European party in The Hague turns sour
Exactly sixty years ago Winston Churchill invited dignitaries from all over Europe to The Hague to discuss the continent’s future. The Congress of Europe held in The Hague in May 1948 thus laid the foundation for future European co-operation. Though European sentiment in the Netherlands has since chilled, The Hague is marking the occasion by hosting a European party. By Johan Huizinga.
As the European Union holds its breath ahead of Ireland’s referendum on the new EU charter, the gathering in The Hague is scrambling to find ways of luring back the growing mass of disillusioned citizens.
The meeting has been organised by the European Movement, an umbrella group of long-standing pro-European NGOs. Prominent MEPs, the president of the European Commission, Jose Manuel Barroso, foreign policy chief Javier Solana and Slovenia’s Prime Minister Janez Jansa, who currently holds the rotating EU chair, are all attending. Even so, the party has an anachronistic whiff.
A federal Europe
The ideal of a federal Europe the European
Movement has always advocated has become such an outdated notion that hardly anyone nowadays dares to use the
term. A few years ago subsidies to the European Movement were even halted.
(Photo right: Optimistic about the EU - Mr Pat Cox)
Another problem is the Dutch parliament, on whose doorstep the meeting is taking place. It recently bragged that its “Orange card” could block any proposals from the European Commission. A constructive approach, a will to help shape the EU, are nowhere to be found in The Hague—not anymore.
Once an active founder of European unification, over the past 60 years Holland has become little more than a passenger travelling on the running-board and constantly slamming the break for fear the car is going too fast. In 1991, less than 20 years ago, a Dutch proposal for a new European treaty was killed off by the other member states, which opposed giving the European Commission, the EU’s executive, much more power.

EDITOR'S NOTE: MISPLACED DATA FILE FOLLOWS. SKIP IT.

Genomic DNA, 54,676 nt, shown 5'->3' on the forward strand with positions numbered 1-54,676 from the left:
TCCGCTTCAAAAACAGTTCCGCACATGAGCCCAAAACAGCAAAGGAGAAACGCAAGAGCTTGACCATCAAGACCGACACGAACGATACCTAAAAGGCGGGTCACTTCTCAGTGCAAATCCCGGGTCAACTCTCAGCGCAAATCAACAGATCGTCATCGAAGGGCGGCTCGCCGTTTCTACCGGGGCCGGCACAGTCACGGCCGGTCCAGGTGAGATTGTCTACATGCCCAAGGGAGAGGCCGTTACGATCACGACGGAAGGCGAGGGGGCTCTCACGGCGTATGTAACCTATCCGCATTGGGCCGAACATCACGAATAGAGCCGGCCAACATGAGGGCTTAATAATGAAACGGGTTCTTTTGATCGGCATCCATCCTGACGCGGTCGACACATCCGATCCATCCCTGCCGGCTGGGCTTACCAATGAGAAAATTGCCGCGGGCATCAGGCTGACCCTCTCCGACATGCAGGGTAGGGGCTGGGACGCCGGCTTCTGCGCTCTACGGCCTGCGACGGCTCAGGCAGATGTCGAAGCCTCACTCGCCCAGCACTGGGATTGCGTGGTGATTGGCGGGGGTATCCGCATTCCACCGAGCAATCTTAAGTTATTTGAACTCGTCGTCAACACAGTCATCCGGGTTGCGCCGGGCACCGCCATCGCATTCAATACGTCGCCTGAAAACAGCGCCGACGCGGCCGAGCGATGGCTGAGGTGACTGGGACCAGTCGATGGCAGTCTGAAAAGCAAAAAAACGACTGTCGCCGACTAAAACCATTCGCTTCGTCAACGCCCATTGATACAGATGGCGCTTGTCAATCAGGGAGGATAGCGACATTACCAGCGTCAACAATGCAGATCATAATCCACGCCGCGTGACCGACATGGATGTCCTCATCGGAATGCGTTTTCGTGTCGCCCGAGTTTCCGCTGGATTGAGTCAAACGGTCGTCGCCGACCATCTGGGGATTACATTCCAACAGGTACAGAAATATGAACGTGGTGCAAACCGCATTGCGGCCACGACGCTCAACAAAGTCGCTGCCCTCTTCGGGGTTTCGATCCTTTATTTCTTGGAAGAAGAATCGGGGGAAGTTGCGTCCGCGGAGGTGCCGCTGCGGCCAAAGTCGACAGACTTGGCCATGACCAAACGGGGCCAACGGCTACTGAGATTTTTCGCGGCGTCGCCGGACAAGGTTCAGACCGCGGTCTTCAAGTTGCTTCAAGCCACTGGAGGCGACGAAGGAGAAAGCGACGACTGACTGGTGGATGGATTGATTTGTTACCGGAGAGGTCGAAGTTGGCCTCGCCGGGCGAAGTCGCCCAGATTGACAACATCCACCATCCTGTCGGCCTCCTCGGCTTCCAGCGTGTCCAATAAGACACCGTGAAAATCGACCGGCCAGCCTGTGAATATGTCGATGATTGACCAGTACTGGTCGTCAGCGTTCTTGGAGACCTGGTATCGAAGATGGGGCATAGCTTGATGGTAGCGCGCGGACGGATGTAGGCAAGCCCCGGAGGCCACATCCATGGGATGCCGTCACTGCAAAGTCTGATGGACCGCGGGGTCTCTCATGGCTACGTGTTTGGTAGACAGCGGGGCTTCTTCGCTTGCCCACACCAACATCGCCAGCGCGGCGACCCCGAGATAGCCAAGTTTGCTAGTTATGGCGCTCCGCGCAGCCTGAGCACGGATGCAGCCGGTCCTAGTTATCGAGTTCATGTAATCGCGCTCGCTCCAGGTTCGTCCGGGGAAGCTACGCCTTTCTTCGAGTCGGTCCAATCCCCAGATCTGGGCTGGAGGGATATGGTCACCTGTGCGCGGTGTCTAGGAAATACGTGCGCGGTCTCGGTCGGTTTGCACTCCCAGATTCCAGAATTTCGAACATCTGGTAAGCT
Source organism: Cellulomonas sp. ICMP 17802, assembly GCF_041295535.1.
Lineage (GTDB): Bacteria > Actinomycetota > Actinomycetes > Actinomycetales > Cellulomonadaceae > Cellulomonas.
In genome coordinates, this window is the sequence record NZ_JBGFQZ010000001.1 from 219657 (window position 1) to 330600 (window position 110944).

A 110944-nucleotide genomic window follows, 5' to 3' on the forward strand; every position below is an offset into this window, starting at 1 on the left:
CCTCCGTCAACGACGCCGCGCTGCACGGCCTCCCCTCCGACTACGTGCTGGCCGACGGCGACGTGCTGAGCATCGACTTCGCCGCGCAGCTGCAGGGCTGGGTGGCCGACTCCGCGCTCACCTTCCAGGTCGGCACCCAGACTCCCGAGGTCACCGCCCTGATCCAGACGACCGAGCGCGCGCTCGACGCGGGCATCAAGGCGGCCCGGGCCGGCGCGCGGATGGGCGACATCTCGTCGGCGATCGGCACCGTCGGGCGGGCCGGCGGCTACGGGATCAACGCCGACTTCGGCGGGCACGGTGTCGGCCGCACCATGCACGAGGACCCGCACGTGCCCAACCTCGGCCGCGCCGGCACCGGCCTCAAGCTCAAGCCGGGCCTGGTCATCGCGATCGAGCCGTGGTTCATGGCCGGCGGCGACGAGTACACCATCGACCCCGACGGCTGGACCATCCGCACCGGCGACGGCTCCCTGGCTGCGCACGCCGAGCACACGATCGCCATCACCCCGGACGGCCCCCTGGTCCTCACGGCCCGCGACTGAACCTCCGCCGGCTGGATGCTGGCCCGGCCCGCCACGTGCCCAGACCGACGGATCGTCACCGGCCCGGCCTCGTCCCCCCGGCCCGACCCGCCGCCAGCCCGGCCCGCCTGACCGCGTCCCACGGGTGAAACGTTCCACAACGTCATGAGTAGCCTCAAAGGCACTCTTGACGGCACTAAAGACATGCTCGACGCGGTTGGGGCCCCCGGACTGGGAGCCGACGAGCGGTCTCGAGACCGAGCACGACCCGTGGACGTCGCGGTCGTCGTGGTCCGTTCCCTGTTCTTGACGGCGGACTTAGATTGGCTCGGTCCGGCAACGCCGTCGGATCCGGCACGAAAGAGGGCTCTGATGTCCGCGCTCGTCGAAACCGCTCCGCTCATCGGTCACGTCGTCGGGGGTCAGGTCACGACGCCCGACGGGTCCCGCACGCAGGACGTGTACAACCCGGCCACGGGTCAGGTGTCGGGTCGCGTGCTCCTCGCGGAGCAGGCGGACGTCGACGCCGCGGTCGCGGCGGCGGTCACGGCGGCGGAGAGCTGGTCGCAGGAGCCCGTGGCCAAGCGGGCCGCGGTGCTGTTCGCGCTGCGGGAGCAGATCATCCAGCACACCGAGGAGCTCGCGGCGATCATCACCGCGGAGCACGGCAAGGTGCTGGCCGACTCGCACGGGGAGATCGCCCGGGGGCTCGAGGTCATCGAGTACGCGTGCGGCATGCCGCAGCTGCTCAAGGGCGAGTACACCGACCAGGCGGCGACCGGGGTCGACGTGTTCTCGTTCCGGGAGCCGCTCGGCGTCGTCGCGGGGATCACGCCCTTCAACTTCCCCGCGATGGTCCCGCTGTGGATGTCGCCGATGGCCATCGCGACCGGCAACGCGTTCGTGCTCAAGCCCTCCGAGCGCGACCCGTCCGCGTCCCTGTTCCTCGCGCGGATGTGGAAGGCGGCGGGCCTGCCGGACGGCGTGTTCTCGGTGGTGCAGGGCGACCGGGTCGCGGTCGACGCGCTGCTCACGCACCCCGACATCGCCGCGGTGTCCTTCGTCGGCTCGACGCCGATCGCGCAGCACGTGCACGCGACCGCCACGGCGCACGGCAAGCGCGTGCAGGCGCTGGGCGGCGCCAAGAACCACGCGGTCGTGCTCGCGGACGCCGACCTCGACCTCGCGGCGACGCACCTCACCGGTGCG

It recently emerged that the plan had been hatched by the Commission itself along with a number of Dutch senior officials. Even Prime Minister Ruud Lubbers knew nothing at the time. Since then, European feelings in Holland have been steadily cooling. The Netherlands did manage to place former Finance Minister Wim Duisenberg as the first president of the European Central Bank. But the introduction of the euro in 2002 aroused far less enthusiasm among the Dutch public. And the bloc’s expansion with ten new member states in 2004 made Dutch employees even more worried. By the time of the 2005 referendum on a new EU charter, the Dutch had had it and flatly rejected it.
All this would seem to make The Hague a rather surprising location for a European celebration. But Pat Cox, the former Irish speaker of the European Parliament, sees things differently. After the murder of the populist politician Pim Fortuyn, he argues, Dutch politics was set adrift—and is still searching a new course. In that light, the European treaty came as a welcome scapegoat. The issue wasn’t so much the treaty’s content as Dutch politics itself.
Mr Cox, who now heads the European Movement, remains therefore optimistic. But he does urge Europe to make haste and come to a long-overdue decision regarding Europe’s future organisation. If Europe is to inspire future generations, he warns, it will have to start tackling real issues such as employment and climate change. And it will have to start giving real political answers, whether as liberals, conservatives or social democrats. That, Cox emphasises, should be the real debate ahead of next year’s European elections.
[Copyright Radio Netherlands 2008]